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Who Should Take Multi-Vitamins and Why?

For most of us, our bodies generate vitamins on its own. But for those who have a poor diet or a vitamin deficiency, taking a multi-vitamin is a good idea.

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When the concept of multi-vitamins was introduced there were no real studies to support why we should take them. People thought that just by taking them that they would become healthy instantly. Of course, this is not the case.

Lets face it; a lot of us don’t get the recommended amount of fresh fruits and veggies, which is where you can receive most of your vitamins and minerals. Eating junk and processed foods and not getting enough exercise causes you to lack nutrition. These are the people who should really be taking multi-vitamins. By taking one daily you can receive some of the vitamins and minerals found in the foods you should be eating. I, like others I know, sometimes can’t afford to buy very healthy, hearty foods. A good way to help yourself is to get a multi-vitamin. Keep in mind that they are not a replacement for healthy foods, so you still need to get some nutrition through your diet. Thankfully, fruits and veggies aren’t always too expensive. Try Greek yogurts too!

Natural Sources of Vitamins

If you have a generally healthy diet and regularly exercise you may not have to take any. Lots of foods are fortified with vitamins and nutrients, so if you’re eating a fare amount of these foods you could overload your body if you’re also taking a multi-vitamin. Foods to get vitamins and nutrients from include: fresh fruits and veggies, whole grains, nuts and healthy oils.

Some people have specific vitamin deficiencies and, if you’re one of them, you should really be taking a multi-vitamin. Or you may just want to take a supplement for the specific vitamin your body fails to produce the right quantities of. This is something that you really need to talk to your doctor about.

Water-Soluble vs. Fat-Soluble

There are two types of vitamins: water-soluble and fat-soluble. While water-soluble vitamins go through your body and come out through your urine, fat-soluble vitamins are stored and build up; these are Vitamins D, E, and A. They are important but you don’t want too much to build up in your body. Make sure to get a standard multi-vitamin and not one that is packed with large, unnecessary amounts of these vitamins. Vitamin D is a little different and sometimes it is good to take an extra supplement but make sure not to exceed 2,000 IU.

Women

For women, the most important times to take vitamins are during childbearing years (folic acid), when you’re pregnant, and when going through menopause (calcium and Vitamin D). It’s not just at these times that you should take these vitamins; you can take them at any age. B vitamins – especially B6, B12 – and folic acid, are very important for women.

Men

Most men, especially 30-50 years old, have vitamin deficiencies whether they know it or not. Vitamins C, D and E, zinc, calcium and beta-carotene are the most important ones that men should focus on getting a decent amount of.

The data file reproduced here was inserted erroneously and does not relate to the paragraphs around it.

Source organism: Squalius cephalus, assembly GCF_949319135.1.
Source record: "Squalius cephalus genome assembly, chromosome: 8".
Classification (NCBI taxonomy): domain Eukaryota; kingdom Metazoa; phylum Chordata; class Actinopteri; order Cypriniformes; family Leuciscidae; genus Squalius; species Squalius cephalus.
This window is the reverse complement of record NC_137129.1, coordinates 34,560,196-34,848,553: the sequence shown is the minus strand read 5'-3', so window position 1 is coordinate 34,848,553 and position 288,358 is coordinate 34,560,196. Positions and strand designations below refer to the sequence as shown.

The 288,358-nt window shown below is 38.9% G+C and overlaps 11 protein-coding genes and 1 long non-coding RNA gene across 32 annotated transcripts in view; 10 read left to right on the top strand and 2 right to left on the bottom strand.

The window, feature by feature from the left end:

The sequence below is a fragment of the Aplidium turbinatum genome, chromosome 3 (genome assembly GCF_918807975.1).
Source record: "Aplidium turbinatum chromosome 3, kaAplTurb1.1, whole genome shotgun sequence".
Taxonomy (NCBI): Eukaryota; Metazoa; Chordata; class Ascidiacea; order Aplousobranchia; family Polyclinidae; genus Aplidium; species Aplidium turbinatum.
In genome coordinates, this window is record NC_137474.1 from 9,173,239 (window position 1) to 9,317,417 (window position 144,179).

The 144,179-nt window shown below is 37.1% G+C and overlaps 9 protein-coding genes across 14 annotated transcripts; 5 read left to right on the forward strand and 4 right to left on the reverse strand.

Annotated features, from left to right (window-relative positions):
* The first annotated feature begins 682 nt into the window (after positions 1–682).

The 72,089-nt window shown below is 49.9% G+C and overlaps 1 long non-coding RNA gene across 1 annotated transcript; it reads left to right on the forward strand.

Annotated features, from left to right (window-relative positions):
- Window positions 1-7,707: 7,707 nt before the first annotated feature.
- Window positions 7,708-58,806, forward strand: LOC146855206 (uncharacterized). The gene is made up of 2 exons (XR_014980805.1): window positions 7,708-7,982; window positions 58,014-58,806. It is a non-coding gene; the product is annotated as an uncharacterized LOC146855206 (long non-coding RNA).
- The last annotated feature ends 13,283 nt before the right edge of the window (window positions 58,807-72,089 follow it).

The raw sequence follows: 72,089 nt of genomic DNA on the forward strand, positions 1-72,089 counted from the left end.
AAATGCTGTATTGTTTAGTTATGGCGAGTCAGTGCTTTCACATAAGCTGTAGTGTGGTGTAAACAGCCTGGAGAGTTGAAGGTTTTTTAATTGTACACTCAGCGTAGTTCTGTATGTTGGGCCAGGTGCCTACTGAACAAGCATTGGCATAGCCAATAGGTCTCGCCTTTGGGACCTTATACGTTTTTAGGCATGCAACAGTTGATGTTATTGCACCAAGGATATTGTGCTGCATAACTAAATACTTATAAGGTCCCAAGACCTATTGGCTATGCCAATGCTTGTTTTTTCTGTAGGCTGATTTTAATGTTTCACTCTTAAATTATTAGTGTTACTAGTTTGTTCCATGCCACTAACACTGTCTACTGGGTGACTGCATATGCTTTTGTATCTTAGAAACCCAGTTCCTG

Children

When it comes to children, most do not need to take multi-vitamins. Kids should get most of their necessary vitamins from their food. Nowadays many are fortified. Yes, there are many sugary, fattening junk foods for kids, but the parents are the ones who buy them. If you stay away from these foods, just like with adults, your children shouldn’t need a multi-vitamin. B Vitamins, Vitamin D, iron and calcium are some of the more important nutrition children should receive. However, children who have allergies, health conditions, or low energy may benefit from taking a multi-vitamin.

Getting Your Doctor’s Approval

Talk to your doctor if you are confused or want to know exactly what vitamins you need or might be lacking. Always tell your doctor if you decide on taking any vitamins or supplements, especially if you are on a certain medicine or have a health condition, as some vitamins may pose contraindications. For example, Vitamin A is one to watch because it can cause liver damage, although the right amount and form will benefit your liver. Too much will increase the toxicity and negatively affect your entire body. For those with liver issues or concerns, consider taking Clinical Multi-Vitamin, as it contains the non-toxic plant form of Vitamin A, beta-carotene.

http://www.huffingtonpost.com/2012/08/01/should-you-take-a-multivitamin_n_1725380.html, Should You Take a Multivitamin?, Meredith Melnick, Retrieved September 9, 2013.

http://www.hsph.harvard.edu/nutritionsource/vitamins/, Vitamins: The Bottom Line, The Harvard School of Public Health, Retrieved September 9, 2013.

http://abcnews.go.com/Health/vitamins-experts-debate-science-supplements/story?id=14721792, Should You Take a Multivitamin?, Carrie Gann, Retrieved September 9, 2013 .

http://women.webmd.com/guide/essential-vitamins-for-women-at-every-age, Essential Vitamins for Women at Every Age, WebMD, Retrieved September 15, 2013.

http://men.webmd.com/features/vitamin-mineral-supplements-men, Vitamin and Mineral Supplements for Men, Retrieved September 15, 2013.

http://www.mayoclinic.com/health/multivitamins/AN01406, Should I Give Multivitamins to my Preschooler?, Jay L. Hoecker, M.D., Retrieved September 15, 2013.

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